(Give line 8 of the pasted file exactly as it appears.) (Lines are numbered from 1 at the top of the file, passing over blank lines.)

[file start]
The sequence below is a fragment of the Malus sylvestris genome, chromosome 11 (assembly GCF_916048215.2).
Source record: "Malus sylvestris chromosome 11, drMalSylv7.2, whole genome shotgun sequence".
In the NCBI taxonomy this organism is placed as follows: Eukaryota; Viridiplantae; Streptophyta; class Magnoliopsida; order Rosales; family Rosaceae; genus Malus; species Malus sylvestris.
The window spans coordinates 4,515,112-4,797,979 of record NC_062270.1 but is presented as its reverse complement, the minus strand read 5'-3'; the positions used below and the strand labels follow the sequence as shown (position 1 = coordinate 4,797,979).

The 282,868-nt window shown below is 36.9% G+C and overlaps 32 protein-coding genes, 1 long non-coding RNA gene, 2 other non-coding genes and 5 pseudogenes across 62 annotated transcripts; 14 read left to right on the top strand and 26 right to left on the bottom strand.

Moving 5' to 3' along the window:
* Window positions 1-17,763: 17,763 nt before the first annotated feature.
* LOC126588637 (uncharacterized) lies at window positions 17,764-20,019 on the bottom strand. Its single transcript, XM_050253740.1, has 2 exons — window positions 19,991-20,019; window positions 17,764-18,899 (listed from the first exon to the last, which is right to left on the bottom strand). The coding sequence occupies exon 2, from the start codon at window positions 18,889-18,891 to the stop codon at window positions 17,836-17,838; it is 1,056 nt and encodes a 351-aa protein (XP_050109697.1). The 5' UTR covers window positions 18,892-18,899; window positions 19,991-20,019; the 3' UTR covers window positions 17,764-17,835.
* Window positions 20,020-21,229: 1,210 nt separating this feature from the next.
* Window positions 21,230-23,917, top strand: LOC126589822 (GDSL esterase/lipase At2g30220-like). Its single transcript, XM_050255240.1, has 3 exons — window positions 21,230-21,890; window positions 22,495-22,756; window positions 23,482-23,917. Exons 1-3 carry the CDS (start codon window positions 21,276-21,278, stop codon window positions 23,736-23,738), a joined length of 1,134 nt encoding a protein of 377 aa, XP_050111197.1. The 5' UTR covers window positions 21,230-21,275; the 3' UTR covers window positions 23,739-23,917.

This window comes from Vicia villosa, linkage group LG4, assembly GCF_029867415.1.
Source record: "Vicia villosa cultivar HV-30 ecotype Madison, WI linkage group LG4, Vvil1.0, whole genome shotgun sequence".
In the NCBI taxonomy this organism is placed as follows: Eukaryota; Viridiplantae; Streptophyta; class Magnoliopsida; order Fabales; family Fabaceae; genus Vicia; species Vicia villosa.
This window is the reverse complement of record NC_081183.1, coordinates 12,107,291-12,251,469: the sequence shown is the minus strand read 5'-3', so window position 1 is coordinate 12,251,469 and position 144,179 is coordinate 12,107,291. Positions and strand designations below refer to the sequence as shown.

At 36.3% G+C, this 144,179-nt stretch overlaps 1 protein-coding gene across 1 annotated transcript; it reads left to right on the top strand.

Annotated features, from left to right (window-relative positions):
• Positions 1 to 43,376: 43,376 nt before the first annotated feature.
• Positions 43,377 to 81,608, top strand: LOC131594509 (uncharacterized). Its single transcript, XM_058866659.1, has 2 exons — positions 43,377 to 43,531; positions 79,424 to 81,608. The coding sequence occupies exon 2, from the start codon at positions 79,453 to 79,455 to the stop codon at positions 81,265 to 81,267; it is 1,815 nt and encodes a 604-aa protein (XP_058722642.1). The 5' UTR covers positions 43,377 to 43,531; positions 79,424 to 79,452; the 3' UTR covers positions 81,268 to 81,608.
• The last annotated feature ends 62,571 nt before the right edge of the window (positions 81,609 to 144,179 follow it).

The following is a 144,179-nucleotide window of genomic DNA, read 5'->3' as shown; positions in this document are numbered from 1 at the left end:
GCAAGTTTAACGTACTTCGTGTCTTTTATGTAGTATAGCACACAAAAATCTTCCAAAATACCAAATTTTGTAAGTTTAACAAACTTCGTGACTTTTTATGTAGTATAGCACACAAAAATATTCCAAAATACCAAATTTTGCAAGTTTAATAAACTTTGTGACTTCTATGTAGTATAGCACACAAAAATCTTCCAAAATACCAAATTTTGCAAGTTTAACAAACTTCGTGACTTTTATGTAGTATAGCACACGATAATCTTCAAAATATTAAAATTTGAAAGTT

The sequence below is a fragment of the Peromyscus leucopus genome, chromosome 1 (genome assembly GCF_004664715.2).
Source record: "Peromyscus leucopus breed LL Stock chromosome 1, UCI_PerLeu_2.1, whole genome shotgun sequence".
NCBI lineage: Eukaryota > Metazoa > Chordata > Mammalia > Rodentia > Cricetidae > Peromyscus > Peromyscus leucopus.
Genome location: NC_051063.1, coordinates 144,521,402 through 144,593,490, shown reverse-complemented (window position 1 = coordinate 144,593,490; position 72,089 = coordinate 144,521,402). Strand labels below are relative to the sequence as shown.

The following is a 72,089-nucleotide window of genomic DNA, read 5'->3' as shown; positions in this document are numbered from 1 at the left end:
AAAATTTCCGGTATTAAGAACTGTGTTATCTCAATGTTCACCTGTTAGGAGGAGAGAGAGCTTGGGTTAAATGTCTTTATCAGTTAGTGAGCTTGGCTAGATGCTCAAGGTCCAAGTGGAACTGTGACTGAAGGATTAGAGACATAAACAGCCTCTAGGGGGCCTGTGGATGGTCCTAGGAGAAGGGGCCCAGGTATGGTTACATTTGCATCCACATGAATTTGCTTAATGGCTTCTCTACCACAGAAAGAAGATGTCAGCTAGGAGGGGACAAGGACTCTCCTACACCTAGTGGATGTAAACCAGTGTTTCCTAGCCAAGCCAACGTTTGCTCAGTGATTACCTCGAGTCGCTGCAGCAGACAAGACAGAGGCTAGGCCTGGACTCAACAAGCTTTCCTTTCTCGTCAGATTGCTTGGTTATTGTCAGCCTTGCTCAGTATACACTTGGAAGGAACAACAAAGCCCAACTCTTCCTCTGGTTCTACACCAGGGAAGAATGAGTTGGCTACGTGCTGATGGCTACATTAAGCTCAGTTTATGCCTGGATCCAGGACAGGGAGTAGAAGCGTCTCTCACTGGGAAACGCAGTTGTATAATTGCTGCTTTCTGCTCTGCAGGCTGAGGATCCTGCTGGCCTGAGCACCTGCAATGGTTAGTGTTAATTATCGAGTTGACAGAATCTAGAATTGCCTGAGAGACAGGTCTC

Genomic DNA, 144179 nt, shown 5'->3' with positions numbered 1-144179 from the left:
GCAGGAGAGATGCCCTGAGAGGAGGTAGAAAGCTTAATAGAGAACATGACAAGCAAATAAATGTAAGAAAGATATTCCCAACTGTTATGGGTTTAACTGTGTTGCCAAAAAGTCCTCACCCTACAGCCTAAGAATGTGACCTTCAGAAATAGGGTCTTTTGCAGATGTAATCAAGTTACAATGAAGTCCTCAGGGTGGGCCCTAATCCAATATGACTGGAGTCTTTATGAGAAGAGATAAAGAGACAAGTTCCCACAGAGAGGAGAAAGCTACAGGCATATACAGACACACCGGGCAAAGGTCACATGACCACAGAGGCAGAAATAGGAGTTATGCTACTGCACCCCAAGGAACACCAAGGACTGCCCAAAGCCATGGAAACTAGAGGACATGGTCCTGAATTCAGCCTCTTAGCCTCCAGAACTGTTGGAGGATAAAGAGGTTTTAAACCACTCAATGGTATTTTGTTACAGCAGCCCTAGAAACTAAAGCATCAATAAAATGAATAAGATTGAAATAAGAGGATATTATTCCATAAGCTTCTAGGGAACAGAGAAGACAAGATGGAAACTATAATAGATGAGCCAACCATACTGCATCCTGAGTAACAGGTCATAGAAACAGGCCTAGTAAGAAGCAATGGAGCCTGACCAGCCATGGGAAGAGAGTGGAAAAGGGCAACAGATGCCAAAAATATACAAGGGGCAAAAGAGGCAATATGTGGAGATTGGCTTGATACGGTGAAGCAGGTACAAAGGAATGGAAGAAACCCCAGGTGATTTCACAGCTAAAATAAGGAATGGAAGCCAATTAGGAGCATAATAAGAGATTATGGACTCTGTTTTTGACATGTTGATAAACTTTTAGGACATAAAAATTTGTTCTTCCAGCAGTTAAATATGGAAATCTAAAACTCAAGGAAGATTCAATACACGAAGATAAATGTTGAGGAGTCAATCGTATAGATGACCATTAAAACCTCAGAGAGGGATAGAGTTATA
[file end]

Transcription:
* LOC126588637 (uncharacterized) lies at window positions 17,764-20,019 on the bottom strand. Its single transcript, XM_050253740.1, has 2 exons — window positions 19,991-20,019; window positions 17,764-18,899 (listed from the first exon to the last, which is right to left on the bottom strand). The coding sequence occupies exon 2, from the start codon at window positions 18,889-18,891 to the stop codon at window positions 17,836-17,838; it is 1,056 nt and encodes a 351-aa protein (XP_050109697.1). The 5' UTR covers window positions 18,892-18,899; window positions 19,991-20,019; the 3' UTR covers window positions 17,764-17,835.